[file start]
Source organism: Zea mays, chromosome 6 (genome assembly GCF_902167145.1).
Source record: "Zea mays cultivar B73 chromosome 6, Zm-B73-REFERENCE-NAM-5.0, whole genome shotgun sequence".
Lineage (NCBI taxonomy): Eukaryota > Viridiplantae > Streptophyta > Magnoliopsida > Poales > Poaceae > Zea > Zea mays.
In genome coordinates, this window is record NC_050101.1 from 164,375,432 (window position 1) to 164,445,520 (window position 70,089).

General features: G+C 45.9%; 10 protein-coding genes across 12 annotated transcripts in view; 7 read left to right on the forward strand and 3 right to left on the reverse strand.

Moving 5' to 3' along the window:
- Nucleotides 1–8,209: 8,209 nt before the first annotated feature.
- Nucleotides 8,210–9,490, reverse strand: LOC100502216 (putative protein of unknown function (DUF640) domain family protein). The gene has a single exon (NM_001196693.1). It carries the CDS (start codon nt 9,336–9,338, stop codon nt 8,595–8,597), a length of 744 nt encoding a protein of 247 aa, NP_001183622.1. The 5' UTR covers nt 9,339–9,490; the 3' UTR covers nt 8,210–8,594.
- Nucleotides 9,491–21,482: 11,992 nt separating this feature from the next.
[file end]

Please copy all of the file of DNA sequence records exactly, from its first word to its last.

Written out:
Source organism: Zea mays, chromosome 6 (genome assembly GCF_902167145.1).
Source record: "Zea mays cultivar B73 chromosome 6, Zm-B73-REFERENCE-NAM-5.0, whole genome shotgun sequence".
Lineage (NCBI taxonomy): Eukaryota > Viridiplantae > Streptophyta > Magnoliopsida > Poales > Poaceae > Zea > Zea mays.
In genome coordinates, this window is record NC_050101.1 from 164,375,432 (window position 1) to 164,445,520 (window position 70,089).

General features: G+C 45.9%; 10 protein-coding genes across 12 annotated transcripts in view; 7 read left to right on the forward strand and 3 right to left on the reverse strand.

Moving 5' to 3' along the window:
- Nucleotides 1–8,209: 8,209 nt before the first annotated feature.
- Nucleotides 8,210–9,490, reverse strand: LOC100502216 (putative protein of unknown function (DUF640) domain family protein). The gene has a single exon (NM_001196693.1). It carries the CDS (start codon nt 9,336–9,338, stop codon nt 8,595–8,597), a length of 744 nt encoding a protein of 247 aa, NP_001183622.1. The 5' UTR covers nt 9,339–9,490; the 3' UTR covers nt 8,210–8,594.
- Nucleotides 9,491–21,482: 11,992 nt separating this feature from the next.